As more Americans turn to social media to post updates, share photos and connect with friends, many users are overlooking a growing threat: with every post, they're becoming increasingly vulnerable to identity theft.
Simple, innocent actions online can quickly turn into serious and detrimental identity theft cases. Before you display a thorough profile on social media or divulge all of the details about your children's full names and dates of birth, know that not every "friend" on Facebook or other social media platforms have good intentions. In fact, a survey by CreditDonkey revealed that nearly 25% of Facebook users admit to adding "friends" who they don't know. Read on for some specific social media mishaps that could land you in hot water.
1. Sharing an Extensive Profile
The more information you share about yourself, the easier it is for a criminal to gather the necessary data needed to compromise your identity. It's wise to refrain from including your hometown, date of birth and full name, because those are facts that can easily lead others to access more information about you.
2. Divulging Details About Your Children
It's just as important -- if not more important -- that you don't share personal details such as full name and dates of birth about your children. This is hard to avoid in a day and age when birth announcements are posted online and each year's birthday celebrations are documented. Identity thieves have been known to target children, especially since their credit history is rarely checked. Thieves can go years before getting caught, and as a result, this can have a damaging effect on your child's future.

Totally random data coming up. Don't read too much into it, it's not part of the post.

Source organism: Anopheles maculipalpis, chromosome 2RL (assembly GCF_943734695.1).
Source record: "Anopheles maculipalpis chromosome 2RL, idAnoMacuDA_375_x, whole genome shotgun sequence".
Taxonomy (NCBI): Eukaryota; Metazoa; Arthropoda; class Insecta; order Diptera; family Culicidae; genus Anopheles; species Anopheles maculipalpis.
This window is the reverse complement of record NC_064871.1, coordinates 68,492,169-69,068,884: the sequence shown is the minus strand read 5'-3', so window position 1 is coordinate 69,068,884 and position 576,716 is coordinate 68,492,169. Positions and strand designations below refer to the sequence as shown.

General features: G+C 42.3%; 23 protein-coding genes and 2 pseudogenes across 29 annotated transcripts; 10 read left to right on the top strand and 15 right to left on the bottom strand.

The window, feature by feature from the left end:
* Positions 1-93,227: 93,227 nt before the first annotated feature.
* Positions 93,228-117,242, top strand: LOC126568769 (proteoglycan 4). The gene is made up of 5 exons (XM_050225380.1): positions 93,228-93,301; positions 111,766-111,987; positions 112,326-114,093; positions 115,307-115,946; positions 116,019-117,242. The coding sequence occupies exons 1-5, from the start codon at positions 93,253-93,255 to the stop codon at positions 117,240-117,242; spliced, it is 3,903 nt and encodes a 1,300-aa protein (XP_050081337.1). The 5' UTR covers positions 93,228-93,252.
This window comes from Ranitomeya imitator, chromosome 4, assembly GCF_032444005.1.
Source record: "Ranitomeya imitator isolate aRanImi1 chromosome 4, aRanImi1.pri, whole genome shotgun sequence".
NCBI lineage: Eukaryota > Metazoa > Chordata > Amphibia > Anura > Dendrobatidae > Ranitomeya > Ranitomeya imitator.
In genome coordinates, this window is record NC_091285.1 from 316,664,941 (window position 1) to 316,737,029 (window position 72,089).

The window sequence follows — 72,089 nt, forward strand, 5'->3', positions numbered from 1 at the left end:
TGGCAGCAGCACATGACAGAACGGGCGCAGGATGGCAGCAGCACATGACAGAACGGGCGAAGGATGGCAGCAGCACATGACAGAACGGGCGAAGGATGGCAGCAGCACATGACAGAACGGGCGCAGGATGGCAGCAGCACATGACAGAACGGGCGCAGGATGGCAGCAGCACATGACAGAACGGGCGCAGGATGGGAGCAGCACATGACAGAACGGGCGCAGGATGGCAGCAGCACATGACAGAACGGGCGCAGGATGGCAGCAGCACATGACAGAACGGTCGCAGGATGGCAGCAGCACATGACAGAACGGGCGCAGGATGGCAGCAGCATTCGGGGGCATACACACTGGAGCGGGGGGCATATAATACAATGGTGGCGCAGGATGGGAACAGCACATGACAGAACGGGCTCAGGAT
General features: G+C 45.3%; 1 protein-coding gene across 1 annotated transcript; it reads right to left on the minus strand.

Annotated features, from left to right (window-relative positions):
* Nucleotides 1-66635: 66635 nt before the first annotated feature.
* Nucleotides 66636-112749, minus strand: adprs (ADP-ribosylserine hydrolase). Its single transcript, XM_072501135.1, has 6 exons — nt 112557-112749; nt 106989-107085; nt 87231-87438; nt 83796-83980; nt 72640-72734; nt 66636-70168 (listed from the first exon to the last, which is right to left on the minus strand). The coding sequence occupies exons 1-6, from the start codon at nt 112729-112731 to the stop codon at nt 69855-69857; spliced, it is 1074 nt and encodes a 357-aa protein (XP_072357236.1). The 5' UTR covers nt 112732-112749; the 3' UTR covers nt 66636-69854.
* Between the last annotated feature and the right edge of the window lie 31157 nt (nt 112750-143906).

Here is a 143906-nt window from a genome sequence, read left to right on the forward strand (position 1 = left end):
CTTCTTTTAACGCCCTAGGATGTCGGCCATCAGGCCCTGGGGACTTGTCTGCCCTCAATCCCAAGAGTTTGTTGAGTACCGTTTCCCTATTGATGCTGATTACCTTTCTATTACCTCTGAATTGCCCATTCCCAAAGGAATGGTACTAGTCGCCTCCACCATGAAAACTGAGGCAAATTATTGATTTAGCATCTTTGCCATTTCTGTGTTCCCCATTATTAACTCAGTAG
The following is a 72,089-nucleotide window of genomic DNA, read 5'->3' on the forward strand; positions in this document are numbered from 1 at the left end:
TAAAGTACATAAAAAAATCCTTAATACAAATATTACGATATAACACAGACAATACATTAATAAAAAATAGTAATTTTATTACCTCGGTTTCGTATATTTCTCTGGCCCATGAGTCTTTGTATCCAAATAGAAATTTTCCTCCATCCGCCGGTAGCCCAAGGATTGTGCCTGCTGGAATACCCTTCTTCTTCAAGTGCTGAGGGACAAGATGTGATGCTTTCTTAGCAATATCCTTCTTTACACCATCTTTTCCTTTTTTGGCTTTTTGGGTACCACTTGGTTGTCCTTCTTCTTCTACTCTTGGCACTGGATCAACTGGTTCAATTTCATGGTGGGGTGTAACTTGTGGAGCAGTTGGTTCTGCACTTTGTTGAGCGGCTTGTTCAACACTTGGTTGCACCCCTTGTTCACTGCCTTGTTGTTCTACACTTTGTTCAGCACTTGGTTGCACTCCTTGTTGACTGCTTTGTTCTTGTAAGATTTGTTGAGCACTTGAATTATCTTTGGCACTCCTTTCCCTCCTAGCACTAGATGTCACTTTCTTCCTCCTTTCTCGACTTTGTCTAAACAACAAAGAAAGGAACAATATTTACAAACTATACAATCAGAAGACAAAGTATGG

3. Be Careful About Life-Changing Status Updates
If you broadcast major life changes — like just losing your job — it's a major tip off to thieves to target your unemployment benefits, for example. Another common mishap: admitting that you haven't filed your taxes yet. A thief equipped with the right information could beat you to it, claiming and receiving your refund before you've even organized your tax documents into one folder. If you've just had a relative pass away and turn to social media to share the news, it's sad to say, but that's yet another target for identity thieves.
4. Posting Your Whereabouts
With today's updates that often include the date, time, and your location, it's easy for a thief to know you're 45 minutes away at the mall or at a concert where you'll likely stay for the next few hours. This can lead to home break-ins, car break-ins and the theft of credit cards and documents that include your personal information.
5. Being Lax About Your Privacy Settings
Privacy settings on social media sites change from time to time. It's important that you periodically evaluate your settings and make sure things are being shared the way you intend to share them. By unintentionally giving strangers access to your social media pages, you can increase your risk of becoming a target.